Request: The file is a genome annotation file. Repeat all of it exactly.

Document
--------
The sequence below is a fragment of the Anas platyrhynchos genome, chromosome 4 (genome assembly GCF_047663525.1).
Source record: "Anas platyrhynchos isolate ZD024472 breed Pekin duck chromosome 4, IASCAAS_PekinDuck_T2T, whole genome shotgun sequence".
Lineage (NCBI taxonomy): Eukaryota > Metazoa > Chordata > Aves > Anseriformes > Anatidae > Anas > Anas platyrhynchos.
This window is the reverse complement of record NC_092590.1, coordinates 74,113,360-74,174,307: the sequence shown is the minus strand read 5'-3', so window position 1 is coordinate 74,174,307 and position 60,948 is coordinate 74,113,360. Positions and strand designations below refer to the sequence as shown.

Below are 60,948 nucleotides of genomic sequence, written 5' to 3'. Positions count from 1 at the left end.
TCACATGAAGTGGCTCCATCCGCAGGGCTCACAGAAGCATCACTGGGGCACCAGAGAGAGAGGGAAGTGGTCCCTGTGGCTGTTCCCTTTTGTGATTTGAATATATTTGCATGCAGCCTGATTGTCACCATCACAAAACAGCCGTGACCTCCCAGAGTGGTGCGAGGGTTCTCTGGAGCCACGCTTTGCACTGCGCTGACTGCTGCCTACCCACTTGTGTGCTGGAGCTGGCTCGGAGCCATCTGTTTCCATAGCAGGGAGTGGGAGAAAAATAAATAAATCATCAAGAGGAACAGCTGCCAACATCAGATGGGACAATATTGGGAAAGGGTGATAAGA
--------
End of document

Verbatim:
The sequence below is a fragment of the Anas platyrhynchos genome, chromosome 4 (genome assembly GCF_047663525.1).
Source record: "Anas platyrhynchos isolate ZD024472 breed Pekin duck chromosome 4, IASCAAS_PekinDuck_T2T, whole genome shotgun sequence".
Lineage (NCBI taxonomy): Eukaryota > Metazoa > Chordata > Aves > Anseriformes > Anatidae > Anas > Anas platyrhynchos.
This window is the reverse complement of record NC_092590.1, coordinates 74,113,360-74,174,307: the sequence shown is the minus strand read 5'-3', so window position 1 is coordinate 74,174,307 and position 60,948 is coordinate 74,113,360. Positions and strand designations below refer to the sequence as shown.

Below are 60,948 nucleotides of genomic sequence, written 5' to 3'. Positions count from 1 at the left end.
TCACATGAAGTGGCTCCATCCGCAGGGCTCACAGAAGCATCACTGGGGCACCAGAGAGAGAGGGAAGTGGTCCCTGTGGCTGTTCCCTTTTGTGATTTGAATATATTTGCATGCAGCCTGATTGTCACCATCACAAAACAGCCGTGACCTCCCAGAGTGGTGCGAGGGTTCTCTGGAGCCACGCTTTGCACTGCGCTGACTGCTGCCTACCCACTTGTGTGCTGGAGCTGGCTCGGAGCCATCTGTTTCCATAGCAGGGAGTGGGAGAAAAATAAATAAATCATCAAGAGGAACAGCTGCCAACATCAGATGGGACAATATTGGGAAAGGGTGATAAGA